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Communications Regulations Require Significant Amendments

ARTICLE 19, Free Word Centre, 60 Farringdon Road, London EC1R 3GA, United Kingdom Tel: +44 (0) 20 7324 2500 / Web: www.article19.org / Email: This email address is being protected from spambots. You need JavaScript enabled to view it. For immediate release – 23 November 2009 PRESS RELEASE Kenya: Communications Regulations Require Significant Amendments ARTICLE 19 has analysed two draft communications regulations that are currently being discussed by the Kenyan government. The Broadcasting Regulation and the Radio Communications and Frequency Regulation implement the Kenyan Communications Act 1998, as amended in 2009. ARTICLE 19 welcomes the government’s intentions with these regulations but calls on them to improve the proposals in order to ensure that they comply with international standards.

The Broadcasting Regulation govern the exercise of the Communications Commission of Kenya’s licensing powers to set out rules for broadcast content, and to establish a mechanism to enforce those rules. The Radio Communications and Frequency Regulation (RCF) set out how the Commission will administer the frequency spectrum through the issuance of radio communication licences and the enforcement of rules designed to prevent harmful interference. The two sets of regulations will play a key part in shaping the future of radio and television in Kenya.

ARTICLE 19 commends the Kenyan government’s willingness to tackle the problem of undue media concentration brought about by the haphazard manner of distributing frequencies. Other strengths of the proposals include the adoption of a ‘one license’ rule and self-regulation as the principle dispute resolution mechanism. The progressive definition of ‘community broadcasting’ is welcomed as well as steps to establish the Kenya Broadcasting Corporation (KBC) as a genuine modern public service broadcaster. However, these strengths are undermined by serious shortcomings in both sets of regulations. The Kenyan Government must substantially revise these regulations so that they meet international standards and ensure freedom of expression and media diversity are integral to safeguarding democracy.

The rules regarding content are the most problematic element of the Broadcasting Regulation proposal and fall well short of what may be expected in a democracy. To the same end, the Communication Commission should not have the power to prescribe the broadcasting of “discussions on matters of national importance” nor should “promotion of the Kenyan Government policy objectives” constitute part of the RCF Regulation objectives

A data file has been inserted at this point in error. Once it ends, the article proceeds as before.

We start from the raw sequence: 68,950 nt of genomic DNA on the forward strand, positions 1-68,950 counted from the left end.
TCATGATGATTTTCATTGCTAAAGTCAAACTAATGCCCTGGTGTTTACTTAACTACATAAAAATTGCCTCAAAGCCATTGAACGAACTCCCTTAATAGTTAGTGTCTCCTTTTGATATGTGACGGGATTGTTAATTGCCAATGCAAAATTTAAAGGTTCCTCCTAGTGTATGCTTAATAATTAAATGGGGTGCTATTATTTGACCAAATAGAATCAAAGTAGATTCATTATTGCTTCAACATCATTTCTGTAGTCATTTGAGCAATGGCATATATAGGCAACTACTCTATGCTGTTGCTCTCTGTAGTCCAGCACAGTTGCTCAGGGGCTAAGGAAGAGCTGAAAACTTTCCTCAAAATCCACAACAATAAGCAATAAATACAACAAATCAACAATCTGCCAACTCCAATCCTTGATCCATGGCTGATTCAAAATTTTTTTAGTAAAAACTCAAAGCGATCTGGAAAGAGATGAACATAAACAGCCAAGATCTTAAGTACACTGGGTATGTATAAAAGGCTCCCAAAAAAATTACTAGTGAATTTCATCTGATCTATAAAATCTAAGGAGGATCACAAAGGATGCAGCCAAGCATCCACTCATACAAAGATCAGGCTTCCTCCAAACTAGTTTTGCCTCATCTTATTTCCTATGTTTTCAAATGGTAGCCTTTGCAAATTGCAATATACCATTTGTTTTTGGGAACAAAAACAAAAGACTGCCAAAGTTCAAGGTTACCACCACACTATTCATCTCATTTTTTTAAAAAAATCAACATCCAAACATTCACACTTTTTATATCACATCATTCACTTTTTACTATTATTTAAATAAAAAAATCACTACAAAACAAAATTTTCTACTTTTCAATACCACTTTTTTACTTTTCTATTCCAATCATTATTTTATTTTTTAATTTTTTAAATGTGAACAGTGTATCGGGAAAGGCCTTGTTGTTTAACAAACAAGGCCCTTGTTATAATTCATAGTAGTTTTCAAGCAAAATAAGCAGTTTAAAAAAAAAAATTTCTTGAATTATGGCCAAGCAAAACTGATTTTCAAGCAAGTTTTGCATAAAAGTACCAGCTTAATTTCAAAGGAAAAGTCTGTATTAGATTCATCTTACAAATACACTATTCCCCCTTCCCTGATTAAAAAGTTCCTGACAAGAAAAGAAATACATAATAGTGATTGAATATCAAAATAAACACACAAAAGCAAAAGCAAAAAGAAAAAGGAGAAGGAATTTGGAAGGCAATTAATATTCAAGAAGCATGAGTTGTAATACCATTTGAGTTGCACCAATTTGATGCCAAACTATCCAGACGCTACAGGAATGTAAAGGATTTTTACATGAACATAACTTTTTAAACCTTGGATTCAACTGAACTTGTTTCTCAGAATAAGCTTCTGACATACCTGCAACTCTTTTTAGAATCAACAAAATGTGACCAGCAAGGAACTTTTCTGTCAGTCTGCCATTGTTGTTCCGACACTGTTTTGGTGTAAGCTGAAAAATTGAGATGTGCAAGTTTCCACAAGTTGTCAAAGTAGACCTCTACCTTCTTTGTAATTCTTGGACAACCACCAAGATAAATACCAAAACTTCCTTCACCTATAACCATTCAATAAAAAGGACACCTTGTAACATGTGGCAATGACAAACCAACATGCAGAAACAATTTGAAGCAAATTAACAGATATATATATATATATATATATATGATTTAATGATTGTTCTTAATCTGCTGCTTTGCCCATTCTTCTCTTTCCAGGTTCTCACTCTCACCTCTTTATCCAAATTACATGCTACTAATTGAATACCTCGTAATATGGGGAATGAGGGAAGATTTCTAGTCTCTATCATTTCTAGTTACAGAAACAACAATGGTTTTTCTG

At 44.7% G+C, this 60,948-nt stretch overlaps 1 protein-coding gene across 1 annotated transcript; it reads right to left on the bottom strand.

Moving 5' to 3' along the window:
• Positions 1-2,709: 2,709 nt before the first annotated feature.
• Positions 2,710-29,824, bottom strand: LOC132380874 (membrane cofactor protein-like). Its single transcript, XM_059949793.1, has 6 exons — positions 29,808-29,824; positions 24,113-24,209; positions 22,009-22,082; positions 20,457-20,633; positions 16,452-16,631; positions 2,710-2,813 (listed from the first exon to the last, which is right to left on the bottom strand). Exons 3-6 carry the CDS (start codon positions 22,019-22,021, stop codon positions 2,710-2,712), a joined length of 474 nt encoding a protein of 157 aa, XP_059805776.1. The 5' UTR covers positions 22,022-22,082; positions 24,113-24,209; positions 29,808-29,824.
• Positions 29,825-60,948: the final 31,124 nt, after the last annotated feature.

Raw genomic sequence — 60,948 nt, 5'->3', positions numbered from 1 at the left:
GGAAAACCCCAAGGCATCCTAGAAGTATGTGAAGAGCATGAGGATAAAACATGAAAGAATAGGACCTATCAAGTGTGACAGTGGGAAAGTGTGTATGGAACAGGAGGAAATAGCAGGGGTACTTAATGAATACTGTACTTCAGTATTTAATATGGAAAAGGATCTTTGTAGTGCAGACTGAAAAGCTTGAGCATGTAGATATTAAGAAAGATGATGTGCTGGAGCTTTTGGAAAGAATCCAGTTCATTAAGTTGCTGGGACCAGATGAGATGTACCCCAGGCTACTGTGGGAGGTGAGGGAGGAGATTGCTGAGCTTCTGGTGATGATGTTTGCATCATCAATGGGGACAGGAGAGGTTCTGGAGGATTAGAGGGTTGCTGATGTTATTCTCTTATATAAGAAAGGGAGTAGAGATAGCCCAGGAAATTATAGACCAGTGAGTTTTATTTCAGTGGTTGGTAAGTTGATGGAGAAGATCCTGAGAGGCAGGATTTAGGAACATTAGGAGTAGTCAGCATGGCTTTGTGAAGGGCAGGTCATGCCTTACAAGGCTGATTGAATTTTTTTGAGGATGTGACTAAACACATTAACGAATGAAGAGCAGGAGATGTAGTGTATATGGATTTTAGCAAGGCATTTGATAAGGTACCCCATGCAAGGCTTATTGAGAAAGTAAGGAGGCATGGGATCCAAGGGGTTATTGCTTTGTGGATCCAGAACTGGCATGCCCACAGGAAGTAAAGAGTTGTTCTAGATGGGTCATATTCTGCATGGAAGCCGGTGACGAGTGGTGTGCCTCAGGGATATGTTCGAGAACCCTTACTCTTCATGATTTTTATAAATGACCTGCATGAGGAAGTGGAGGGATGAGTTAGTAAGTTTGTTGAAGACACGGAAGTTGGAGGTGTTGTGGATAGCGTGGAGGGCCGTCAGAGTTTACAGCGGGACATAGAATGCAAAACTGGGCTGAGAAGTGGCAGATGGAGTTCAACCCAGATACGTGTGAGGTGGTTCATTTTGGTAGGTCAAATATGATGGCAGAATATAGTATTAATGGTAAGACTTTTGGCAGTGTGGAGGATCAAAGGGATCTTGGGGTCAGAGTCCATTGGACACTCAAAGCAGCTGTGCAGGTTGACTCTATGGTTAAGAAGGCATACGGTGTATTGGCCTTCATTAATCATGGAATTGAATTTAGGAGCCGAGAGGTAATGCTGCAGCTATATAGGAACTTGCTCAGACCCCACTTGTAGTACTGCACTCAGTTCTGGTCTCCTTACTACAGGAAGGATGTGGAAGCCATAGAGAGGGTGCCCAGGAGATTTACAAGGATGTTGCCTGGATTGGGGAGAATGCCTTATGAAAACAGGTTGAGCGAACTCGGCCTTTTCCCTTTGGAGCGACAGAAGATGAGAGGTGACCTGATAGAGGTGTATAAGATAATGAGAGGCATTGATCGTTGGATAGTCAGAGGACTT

The regulations lack any clear strategy for how changes will be implemented and objectives achieved. The Communication Commission must develop a frequency ARTICLE 19, Free Word Centre, 60 Farringdon Road, London EC1R 3GA, United Kingdom Tel: +44 (0) 20 7324 2500 / Web: www.article19.org / Email: This email address is being protected from spambots. You need JavaScript enabled to view it. plan, implementation strategy and time-frame for how broadcasting frequencies in Kenya will be shared equitably and in the public interest. The application process for frequencies must be open and fair, detailing the exact documentation required. Special consideration should be given to the unique position of community broadcasters. The ‘single licence’ rule must be improved so that it is explicit that a person cannot control, directly or indirectly, more than one licence. Limits should also be placed on the total audience level one licensee may reach and the level of permissible crossownership between newspapers and broadcast outlets.

It is noted that the desirable transformation of the KBC into a modern public service broadcaster would require an overhaul of the entire KBC Act.

Several key proposals require clarification in order to comply with international standards. For example, a clear distinction should be made between the criteria according to which licence applications are assessed and the conditions subject to which licences are granted

The sanctions available to the Communication Commission to impose must be proportionate and applied in a graduated manner. The Communication Commission should not have the power to impose prison sentences on any individual.

ARTICLE 19 calls on the Kenyan Ministry of Information and Communications and the Communications Commission of Kenya to implement the changes recommended by ARTICLE 19 and make sure that new versions are fully in line with international standards to freedom of expression.

NOTES TO EDITORS:

  • For more information please contact: Henry Maina, Director of ARTICLE 19 Kenya at This email address is being protected from spambots. You need JavaScript enabled to view it. or +254 20 386 2230/2; or Babora Bukovska, Senior Director for Law, ARTICLE 19, at This email address is being protected from spambots. You need JavaScript enabled to view it. or +44 20 7324 2500;
  • The memorandum on the Kenya Communications (Broadcasting) Regulations can be found here: http://www.article19.org/pdfs/analysis/memorandum-on-the-kenya-communications-broadcasting-regulations-2009.pdf
  • The memorandum on the Kenya Communications (Radio Communications and Frequency) Recommendations can be found here: http://www.article19.org/pdfs/analysis/memorandum-on-the-kenya-communications-broadcasting-regulations-2009.pdf
  • ARTICLE 19 is an independent human rights organisation that works around the world to protect and promote the right to freedom of expression. It takes its name from Article 19 of the Universal Declaration of Human Rights, which guarantees free speech.

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